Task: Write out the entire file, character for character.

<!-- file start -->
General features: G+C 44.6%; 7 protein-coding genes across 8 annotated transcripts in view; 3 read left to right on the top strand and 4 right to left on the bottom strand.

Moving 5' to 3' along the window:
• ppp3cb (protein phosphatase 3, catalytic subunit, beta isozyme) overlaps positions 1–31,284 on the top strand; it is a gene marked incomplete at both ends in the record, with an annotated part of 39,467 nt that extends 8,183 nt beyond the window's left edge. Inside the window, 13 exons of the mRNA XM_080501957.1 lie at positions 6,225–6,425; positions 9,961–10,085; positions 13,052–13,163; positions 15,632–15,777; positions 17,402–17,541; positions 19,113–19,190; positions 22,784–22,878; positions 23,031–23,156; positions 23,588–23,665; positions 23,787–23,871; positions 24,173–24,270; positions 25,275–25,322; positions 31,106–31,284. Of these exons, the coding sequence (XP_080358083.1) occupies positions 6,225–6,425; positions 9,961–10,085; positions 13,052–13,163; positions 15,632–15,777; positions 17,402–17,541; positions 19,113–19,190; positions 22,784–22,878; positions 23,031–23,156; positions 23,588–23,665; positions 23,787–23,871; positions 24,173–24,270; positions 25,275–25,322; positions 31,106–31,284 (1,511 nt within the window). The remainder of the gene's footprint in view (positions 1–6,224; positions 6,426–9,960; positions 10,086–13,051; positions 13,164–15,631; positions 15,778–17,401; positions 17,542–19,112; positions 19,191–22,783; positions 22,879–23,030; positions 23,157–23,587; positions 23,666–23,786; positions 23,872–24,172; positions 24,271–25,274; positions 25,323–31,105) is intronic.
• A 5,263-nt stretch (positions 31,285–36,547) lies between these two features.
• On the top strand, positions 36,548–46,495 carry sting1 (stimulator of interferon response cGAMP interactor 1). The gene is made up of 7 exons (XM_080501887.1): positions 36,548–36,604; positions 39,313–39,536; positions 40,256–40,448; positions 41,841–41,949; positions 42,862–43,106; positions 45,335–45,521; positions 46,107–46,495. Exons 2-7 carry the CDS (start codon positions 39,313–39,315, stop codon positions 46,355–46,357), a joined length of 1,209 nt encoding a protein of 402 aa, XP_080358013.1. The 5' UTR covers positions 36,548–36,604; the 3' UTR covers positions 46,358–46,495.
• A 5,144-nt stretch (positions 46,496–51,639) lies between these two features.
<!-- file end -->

General features: G+C 44.6%; 7 protein-coding genes across 8 annotated transcripts in view; 3 read left to right on the top strand and 4 right to left on the bottom strand.

Moving 5' to 3' along the window:
• ppp3cb (protein phosphatase 3, catalytic subunit, beta isozyme) overlaps positions 1–31,284 on the top strand; it is a gene marked incomplete at both ends in the record, with an annotated part of 39,467 nt that extends 8,183 nt beyond the window's left edge. Inside the window, 13 exons of the mRNA XM_080501957.1 lie at positions 6,225–6,425; positions 9,961–10,085; positions 13,052–13,163; positions 15,632–15,777; positions 17,402–17,541; positions 19,113–19,190; positions 22,784–22,878; positions 23,031–23,156; positions 23,588–23,665; positions 23,787–23,871; positions 24,173–24,270; positions 25,275–25,322; positions 31,106–31,284. Of these exons, the coding sequence (XP_080358083.1) occupies positions 6,225–6,425; positions 9,961–10,085; positions 13,052–13,163; positions 15,632–15,777; positions 17,402–17,541; positions 19,113–19,190; positions 22,784–22,878; positions 23,031–23,156; positions 23,588–23,665; positions 23,787–23,871; positions 24,173–24,270; positions 25,275–25,322; positions 31,106–31,284 (1,511 nt within the window). The remainder of the gene's footprint in view (positions 1–6,224; positions 6,426–9,960; positions 10,086–13,051; positions 13,164–15,631; positions 15,778–17,401; positions 17,542–19,112; positions 19,191–22,783; positions 22,879–23,030; positions 23,157–23,587; positions 23,666–23,786; positions 23,872–24,172; positions 24,271–25,274; positions 25,323–31,105) is intronic.
• A 5,263-nt stretch (positions 31,285–36,547) lies between these two features.
• On the top strand, positions 36,548–46,495 carry sting1 (stimulator of interferon response cGAMP interactor 1). The gene is made up of 7 exons (XM_080501887.1): positions 36,548–36,604; positions 39,313–39,536; positions 40,256–40,448; positions 41,841–41,949; positions 42,862–43,106; positions 45,335–45,521; positions 46,107–46,495. Exons 2-7 carry the CDS (start codon positions 39,313–39,315, stop codon positions 46,355–46,357), a joined length of 1,209 nt encoding a protein of 402 aa, XP_080358013.1. The 5' UTR covers positions 36,548–36,604; the 3' UTR covers positions 46,358–46,495.
• A 5,144-nt stretch (positions 46,496–51,639) lies between these two features.